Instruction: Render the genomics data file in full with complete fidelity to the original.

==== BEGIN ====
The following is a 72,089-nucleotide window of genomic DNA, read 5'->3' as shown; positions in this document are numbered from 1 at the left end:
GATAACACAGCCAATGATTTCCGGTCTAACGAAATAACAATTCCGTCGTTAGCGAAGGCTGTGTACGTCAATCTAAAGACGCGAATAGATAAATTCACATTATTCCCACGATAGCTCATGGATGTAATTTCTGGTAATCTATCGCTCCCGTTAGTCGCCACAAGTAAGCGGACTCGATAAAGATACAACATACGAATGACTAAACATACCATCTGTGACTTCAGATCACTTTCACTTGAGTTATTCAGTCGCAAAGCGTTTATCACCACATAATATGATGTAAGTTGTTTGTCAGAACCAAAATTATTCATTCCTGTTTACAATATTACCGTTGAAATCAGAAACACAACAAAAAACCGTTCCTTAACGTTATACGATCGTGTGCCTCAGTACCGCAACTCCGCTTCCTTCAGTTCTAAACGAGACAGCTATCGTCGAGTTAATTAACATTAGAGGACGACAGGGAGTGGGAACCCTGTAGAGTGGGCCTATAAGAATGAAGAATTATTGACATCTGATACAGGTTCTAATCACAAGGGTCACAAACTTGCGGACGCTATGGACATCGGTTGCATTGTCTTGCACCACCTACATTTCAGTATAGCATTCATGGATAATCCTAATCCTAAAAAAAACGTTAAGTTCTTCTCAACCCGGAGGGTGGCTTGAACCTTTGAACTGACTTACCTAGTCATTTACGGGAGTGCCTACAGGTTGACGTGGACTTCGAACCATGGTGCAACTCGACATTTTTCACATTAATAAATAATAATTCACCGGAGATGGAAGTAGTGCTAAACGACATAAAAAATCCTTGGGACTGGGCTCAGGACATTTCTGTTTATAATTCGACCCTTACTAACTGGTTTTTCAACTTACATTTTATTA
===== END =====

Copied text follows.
The following is a 72,089-nucleotide window of genomic DNA, read 5'->3' as shown; positions in this document are numbered from 1 at the left end:
GATAACACAGCCAATGATTTCCGGTCTAACGAAATAACAATTCCGTCGTTAGCGAAGGCTGTGTACGTCAATCTAAAGACGCGAATAGATAAATTCACATTATTCCCACGATAGCTCATGGATGTAATTTCTGGTAATCTATCGCTCCCGTTAGTCGCCACAAGTAAGCGGACTCGATAAAGATACAACATACGAATGACTAAACATACCATCTGTGACTTCAGATCACTTTCACTTGAGTTATTCAGTCGCAAAGCGTTTATCACCACATAATATGATGTAAGTTGTTTGTCAGAACCAAAATTATTCATTCCTGTTTACAATATTACCGTTGAAATCAGAAACACAACAAAAAACCGTTCCTTAACGTTATACGATCGTGTGCCTCAGTACCGCAACTCCGCTTCCTTCAGTTCTAAACGAGACAGCTATCGTCGAGTTAATTAACATTAGAGGACGACAGGGAGTGGGAACCCTGTAGAGTGGGCCTATAAGAATGAAGAATTATTGACATCTGATACAGGTTCTAATCACAAGGGTCACAAACTTGCGGACGCTATGGACATCGGTTGCATTGTCTTGCACCACCTACATTTCAGTATAGCATTCATGGATAATCCTAATCCTAAAAAAAACGTTAAGTTCTTCTCAACCCGGAGGGTGGCTTGAACCTTTGAACTGACTTACCTAGTCATTTACGGGAGTGCCTACAGGTTGACGTGGACTTCGAACCATGGTGCAACTCGACATTTTTCACATTAATAAATAATAATTCACCGGAGATGGAAGTAGTGCTAAACGACATAAAAAATCCTTGGGACTGGGCTCAGGACATTTCTGTTTATAATTCGACCCTTACTAACTGGTTTTTCAACTTACATTTTATTA